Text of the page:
2

The best you can do (as your photos and videos are already downloaded on your computer) is to format the SD card. I had the same camera and I know Sony do very odd things (like databases, indexes and so on) on the card. Moreover when you attach the camera via USB you can't see the photos and videos and you should install on the computer a special Sony ...


2

For Linux, the following all have GUIs you can use to adjust settings and CLI you can script for batch conversion. UFRaw RawTherapee DarkTable You may also consider trying the camera manufacturer's software with WINE.


2

As stated in the lens description, the Meike is a e-mount lens, so yes it is compatible with your camera (it is even listed in the description). As for the Helios, this is a readily available (and cheaper on eBay or any Craigslist-like website) m42 screw-mount. It can be adapted to an e-mount camera with an adapter (m42 to NEX, m42 to e-mount, depending on ...


2

The sensor in the Sony RX10 iv is a one-inch sensor. The "600mm" is actually the "full-frame equivalent" of the 220mm lens you really have. In other words, your 220mm lens produces on your sensor the same framing as a 600mm lens on a bigger (24x36mm) sensor. If you had a true 600mm lens, the camera would be very heavy (several pounds) it would be barely ...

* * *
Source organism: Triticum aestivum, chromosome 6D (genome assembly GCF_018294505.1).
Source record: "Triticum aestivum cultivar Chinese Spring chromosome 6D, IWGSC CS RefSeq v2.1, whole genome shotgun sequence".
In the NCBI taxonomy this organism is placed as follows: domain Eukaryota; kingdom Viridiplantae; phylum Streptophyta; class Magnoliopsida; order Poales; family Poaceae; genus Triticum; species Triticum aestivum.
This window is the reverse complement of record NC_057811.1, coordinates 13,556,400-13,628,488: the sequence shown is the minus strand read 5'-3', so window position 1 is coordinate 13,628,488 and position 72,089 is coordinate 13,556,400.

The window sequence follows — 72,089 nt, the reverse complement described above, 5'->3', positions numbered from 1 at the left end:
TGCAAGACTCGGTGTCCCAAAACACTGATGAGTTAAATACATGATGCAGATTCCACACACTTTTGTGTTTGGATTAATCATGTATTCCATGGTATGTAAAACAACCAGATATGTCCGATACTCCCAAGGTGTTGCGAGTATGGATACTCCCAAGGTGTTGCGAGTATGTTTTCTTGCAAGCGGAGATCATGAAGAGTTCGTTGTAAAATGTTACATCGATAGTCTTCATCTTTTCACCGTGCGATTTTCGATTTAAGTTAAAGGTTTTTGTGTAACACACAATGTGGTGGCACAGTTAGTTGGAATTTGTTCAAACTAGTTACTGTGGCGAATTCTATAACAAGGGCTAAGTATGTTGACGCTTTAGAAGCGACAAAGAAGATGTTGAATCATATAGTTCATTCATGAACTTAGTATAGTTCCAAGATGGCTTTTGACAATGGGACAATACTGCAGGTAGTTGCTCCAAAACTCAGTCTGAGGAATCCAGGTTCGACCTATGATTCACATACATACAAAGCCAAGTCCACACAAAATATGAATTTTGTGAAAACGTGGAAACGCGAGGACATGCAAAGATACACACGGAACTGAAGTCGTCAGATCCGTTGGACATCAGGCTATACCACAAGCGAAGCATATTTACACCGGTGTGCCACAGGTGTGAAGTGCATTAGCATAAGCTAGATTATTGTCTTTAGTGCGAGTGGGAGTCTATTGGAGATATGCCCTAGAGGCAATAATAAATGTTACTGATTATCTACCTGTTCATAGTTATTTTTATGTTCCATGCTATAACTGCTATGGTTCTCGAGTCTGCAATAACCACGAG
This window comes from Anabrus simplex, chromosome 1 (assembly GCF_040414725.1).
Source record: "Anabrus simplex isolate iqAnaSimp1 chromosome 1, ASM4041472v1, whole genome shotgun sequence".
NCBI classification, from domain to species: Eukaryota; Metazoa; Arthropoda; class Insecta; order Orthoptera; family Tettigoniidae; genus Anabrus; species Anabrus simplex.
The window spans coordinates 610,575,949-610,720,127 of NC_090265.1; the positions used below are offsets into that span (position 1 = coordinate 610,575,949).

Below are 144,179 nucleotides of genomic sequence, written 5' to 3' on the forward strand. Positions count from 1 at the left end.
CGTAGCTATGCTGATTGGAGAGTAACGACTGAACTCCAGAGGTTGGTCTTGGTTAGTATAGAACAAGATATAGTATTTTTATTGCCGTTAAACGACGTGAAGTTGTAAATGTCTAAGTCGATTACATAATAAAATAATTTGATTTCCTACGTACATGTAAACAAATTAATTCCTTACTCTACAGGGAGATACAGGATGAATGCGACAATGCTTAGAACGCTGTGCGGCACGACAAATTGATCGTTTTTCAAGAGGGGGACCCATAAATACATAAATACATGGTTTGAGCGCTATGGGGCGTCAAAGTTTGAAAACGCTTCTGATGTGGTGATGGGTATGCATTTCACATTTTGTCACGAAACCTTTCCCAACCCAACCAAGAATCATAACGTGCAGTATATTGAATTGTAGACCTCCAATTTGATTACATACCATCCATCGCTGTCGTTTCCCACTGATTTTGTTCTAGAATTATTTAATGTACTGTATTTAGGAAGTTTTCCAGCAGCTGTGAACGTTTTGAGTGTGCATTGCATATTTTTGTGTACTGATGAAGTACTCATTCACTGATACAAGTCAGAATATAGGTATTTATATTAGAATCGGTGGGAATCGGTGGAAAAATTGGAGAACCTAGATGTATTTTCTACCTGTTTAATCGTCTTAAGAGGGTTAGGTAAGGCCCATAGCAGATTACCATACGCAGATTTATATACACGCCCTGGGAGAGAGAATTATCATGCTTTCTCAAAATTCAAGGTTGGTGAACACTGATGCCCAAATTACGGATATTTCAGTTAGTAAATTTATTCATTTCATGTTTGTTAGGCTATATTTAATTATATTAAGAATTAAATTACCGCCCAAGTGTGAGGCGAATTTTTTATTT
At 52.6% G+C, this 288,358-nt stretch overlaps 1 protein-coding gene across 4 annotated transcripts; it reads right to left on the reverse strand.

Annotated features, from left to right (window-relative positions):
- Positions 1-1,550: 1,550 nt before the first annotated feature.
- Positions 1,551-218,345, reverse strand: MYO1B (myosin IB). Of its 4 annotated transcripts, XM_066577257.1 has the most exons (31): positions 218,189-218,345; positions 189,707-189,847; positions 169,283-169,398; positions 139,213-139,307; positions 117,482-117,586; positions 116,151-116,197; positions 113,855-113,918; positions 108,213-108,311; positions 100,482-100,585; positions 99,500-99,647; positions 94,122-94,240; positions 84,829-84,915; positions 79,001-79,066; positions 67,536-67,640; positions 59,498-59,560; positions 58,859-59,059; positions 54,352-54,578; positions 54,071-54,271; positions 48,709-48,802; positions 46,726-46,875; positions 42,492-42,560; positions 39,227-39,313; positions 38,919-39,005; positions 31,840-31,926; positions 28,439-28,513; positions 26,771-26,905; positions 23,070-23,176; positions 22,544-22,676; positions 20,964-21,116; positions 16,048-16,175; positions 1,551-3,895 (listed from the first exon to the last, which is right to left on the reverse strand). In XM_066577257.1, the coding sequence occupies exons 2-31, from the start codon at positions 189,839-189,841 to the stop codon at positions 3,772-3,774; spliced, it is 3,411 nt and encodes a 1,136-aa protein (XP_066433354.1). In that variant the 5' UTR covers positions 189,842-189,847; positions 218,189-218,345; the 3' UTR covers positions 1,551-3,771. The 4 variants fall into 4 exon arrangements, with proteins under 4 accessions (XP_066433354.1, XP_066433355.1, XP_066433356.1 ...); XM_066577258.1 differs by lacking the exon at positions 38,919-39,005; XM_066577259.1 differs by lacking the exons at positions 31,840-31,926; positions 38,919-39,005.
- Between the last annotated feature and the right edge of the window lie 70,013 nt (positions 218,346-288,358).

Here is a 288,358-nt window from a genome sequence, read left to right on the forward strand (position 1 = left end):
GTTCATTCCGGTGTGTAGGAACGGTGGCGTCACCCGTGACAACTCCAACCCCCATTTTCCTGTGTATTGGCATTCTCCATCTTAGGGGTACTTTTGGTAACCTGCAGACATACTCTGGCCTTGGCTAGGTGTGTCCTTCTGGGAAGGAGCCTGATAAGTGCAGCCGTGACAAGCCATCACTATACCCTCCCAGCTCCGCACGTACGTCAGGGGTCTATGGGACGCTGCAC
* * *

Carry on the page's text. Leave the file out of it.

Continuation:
2

The problem is that sensors hate it if light hits them in all too angled a fashion, so short focal length lenses that are simply very close to the sensor and project light in a "wide funnel" fashion can create surprises (eg color vignettes or very bad corner performance). The most radical option is using an 28mm or 35mm rangefinder or enlarger lens of true ...


2

About any APS-C DSLR will do (APS-C gives you a bit more depths of field than a full-frame). The 18-55mm Canon kit lens has good and bad versions. To make it simple the good ones have stabilization (aka "IS"). You can use instead a short "macro" lens. You loose the zoom capability but you gain in sharpness. Two good and not too expensive lenses: Canon EF-S ...


2

No. While the X1R-C and XPro-S are compatible in terms of firing and M power control, the Godox X1R receivers do not perform cross-brand TTL in the way the built-in radio transceivers in the Godox TTL full-sized speedlights (TT685, V860II, V1) do. If, say, you were to purchase a Godox TT685-C and checked its firmware version was v3.1 or later, you could ...


2